Here is a prospective thought of mine. Gemba Walks are a one of Lean’s tenet and any practitioner is urged to go around the Gemba and see for him/herself in order to learn, understand and eventually improve processes. But where will we Gemba Walk when most of the processes will be digitized? How to observe … Continue reading Lean 4.0: where will you Gemba Walk when most of the processes will be digitized?
SMED is a structured approach to reducing changeover durations. Here are 4 good reasons to consider deploying SMED. >Lisez-moi en français 1. More production capacity is required A critical resource of the production process is not able to deliver the expected quantity, due to lack of capacity. Such a resource is usually called a bottleneck, … Continue reading 4 reasons to consider SMED
This is a classical debate among Lean newbees and even among specialists: are the 5S the first steps to SMED or not? As so often there is more than just a binary choice. If you are not now familiar with 5S, you may get a primer reading my posts series: The Quick Beginner’s Guide to … Continue reading Are the 5S the first steps to SMED?
Maturity assessments are a kind of qualitative audit during which the current “maturity” of an organization is compared to a maturity reference model and ranked accordingly to its score. As explained in the wikipedia article about maturity model (https://en.wikipedia.org/wiki/Maturity_model), the implementation is either top-down or bottom-up, but from my experience it is mostly top-down. The … Continue reading The fallacy of maturity assessments
I sincerely believe that experimenting with Lean tools was key to spread Lean awareness, ease the principles and tools acceptance and contribute to the Lean popularity. This was particularly okay in the “tools age”, when Lean was understood as a nice and handy toolbox. Yet limited and non sustainable successes were hints that Lean could … Continue reading Doing wrong things much better
When looking for performance improvement of a man-machine system, too often management puts emphasis onto machine or technology at large, ignoring the fact that humans associated with equipment, machines or technology form an interrelated system and consequently humans are the discriminating factor. The fallacy of trusting the latest technology There is a strong belief, backed … Continue reading The man-machine system performance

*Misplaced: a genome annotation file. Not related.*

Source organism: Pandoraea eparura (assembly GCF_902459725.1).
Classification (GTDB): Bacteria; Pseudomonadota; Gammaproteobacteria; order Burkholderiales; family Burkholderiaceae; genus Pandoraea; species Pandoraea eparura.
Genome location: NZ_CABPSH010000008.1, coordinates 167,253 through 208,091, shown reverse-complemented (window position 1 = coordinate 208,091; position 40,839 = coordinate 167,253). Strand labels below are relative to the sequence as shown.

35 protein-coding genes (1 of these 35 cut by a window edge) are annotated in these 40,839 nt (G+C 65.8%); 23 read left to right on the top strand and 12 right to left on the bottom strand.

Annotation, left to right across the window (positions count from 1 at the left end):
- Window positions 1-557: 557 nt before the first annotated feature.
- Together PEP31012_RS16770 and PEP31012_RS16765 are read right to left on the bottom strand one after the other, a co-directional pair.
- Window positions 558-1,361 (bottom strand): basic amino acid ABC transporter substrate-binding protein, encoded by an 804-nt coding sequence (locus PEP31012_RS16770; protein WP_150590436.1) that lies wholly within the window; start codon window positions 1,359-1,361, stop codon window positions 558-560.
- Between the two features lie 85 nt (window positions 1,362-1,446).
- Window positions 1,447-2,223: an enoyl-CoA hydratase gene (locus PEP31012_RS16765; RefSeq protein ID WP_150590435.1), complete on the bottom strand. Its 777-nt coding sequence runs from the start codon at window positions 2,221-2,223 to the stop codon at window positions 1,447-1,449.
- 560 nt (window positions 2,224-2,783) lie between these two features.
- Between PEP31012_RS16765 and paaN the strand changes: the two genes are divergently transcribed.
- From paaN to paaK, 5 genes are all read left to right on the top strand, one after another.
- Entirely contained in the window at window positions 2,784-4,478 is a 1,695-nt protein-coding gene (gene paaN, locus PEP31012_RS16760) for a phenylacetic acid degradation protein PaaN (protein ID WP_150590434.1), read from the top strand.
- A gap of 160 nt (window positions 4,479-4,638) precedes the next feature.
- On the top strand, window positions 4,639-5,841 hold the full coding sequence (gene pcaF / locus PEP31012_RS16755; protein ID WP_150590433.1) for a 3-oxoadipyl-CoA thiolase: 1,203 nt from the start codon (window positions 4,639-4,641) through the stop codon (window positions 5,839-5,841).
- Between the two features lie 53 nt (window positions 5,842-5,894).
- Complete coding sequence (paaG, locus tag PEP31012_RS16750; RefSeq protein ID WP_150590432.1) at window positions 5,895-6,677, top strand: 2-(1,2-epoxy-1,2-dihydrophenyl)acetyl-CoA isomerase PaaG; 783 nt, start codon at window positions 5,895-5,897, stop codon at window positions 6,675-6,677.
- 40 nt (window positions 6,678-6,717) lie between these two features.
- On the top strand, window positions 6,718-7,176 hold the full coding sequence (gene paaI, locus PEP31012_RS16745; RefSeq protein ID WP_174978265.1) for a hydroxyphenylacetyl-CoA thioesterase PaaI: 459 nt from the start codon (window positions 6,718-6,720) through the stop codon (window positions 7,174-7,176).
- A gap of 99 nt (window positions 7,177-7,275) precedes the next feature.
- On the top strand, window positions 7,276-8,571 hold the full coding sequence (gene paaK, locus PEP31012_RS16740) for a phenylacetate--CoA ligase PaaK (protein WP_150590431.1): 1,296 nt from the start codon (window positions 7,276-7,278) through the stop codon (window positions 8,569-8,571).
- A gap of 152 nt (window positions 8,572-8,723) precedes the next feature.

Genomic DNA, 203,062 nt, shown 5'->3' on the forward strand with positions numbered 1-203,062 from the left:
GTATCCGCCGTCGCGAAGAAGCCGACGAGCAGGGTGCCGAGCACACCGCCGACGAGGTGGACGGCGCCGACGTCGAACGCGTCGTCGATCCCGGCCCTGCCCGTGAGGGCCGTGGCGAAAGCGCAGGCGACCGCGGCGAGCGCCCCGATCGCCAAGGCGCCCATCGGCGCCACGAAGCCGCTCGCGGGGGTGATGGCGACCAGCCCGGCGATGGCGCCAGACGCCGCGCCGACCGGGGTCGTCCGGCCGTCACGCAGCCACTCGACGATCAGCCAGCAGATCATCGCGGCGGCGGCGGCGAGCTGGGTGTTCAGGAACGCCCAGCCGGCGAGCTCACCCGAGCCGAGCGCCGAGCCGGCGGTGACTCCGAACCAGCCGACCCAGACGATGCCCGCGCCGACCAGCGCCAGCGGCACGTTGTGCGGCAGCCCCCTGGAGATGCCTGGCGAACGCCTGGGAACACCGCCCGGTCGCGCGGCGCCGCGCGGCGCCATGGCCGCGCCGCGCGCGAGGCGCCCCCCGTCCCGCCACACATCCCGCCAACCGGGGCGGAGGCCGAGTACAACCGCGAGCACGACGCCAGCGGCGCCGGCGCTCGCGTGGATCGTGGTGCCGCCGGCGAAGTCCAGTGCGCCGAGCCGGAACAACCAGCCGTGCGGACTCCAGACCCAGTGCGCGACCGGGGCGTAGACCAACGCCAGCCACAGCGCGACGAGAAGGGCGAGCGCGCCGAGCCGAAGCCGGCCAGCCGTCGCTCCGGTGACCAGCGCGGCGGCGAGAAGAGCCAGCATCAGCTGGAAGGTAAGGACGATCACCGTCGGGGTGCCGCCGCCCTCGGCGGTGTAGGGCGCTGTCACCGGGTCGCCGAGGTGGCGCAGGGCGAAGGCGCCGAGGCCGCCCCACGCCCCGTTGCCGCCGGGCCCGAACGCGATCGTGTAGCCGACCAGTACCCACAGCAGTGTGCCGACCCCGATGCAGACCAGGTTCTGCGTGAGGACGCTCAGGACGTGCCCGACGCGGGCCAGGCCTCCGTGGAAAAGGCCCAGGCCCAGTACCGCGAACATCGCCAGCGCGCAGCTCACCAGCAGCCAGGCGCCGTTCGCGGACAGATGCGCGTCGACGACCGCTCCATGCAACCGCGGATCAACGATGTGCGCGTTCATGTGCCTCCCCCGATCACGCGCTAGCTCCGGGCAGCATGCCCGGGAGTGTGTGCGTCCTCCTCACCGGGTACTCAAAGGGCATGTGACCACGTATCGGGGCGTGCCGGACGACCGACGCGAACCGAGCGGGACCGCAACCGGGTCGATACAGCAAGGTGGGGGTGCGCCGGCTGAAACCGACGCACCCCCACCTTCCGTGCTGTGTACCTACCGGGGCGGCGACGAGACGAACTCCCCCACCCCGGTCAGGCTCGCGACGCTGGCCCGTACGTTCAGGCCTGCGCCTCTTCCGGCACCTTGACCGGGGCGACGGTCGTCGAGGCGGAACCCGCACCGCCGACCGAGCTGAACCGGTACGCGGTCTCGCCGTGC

Maximizing the exploitation of critical Capacity Constraint Resources (CCRs), so called bottlenecks, is crucial for maximizing revenue. Changeovers usually have a significant impact on productive capacity, reducing it with every new change made on those resources that already have too few of it. Yet changeovers are a necessary evil, and the trend is going for … Continue reading What data for changeover monitoring and improvement?
Total Productive Maintenance (TPM) was a big thing in the late 1980s, got lot of attention, tried to go from “maintenance” to “management” and finally faded out into oblivion. This analysis is my own, you may respond in comments. Total Productive Maintenance (TPM) originated in Japan with Nippondenso in the 1960s and is an evolution … Continue reading Why No One Talks About TPM Anymore?
Improving changeovers in pharma industry is a relatively quick and easy way to... quick wins, faster and easier than usually assumed. This series tells you why. Episode III: How to and Why it works In the previous Episode I explained the background of the lag of many traditional pharma makers in regards to Industry Best … Continue reading Why SMED is quick win in pharma – Episode III
Improving changeovers in pharma industry is a relatively quick and easy way to quick wins, faster and easier than usually assumed. This series tells you why. Episode II: What Gain? Why? In the previous Episode I explained the background of the lag of many traditional pharma makers in regards to Industry Best Practices (mainly Lean) … Continue reading Why SMED is quick win in pharma – Episode II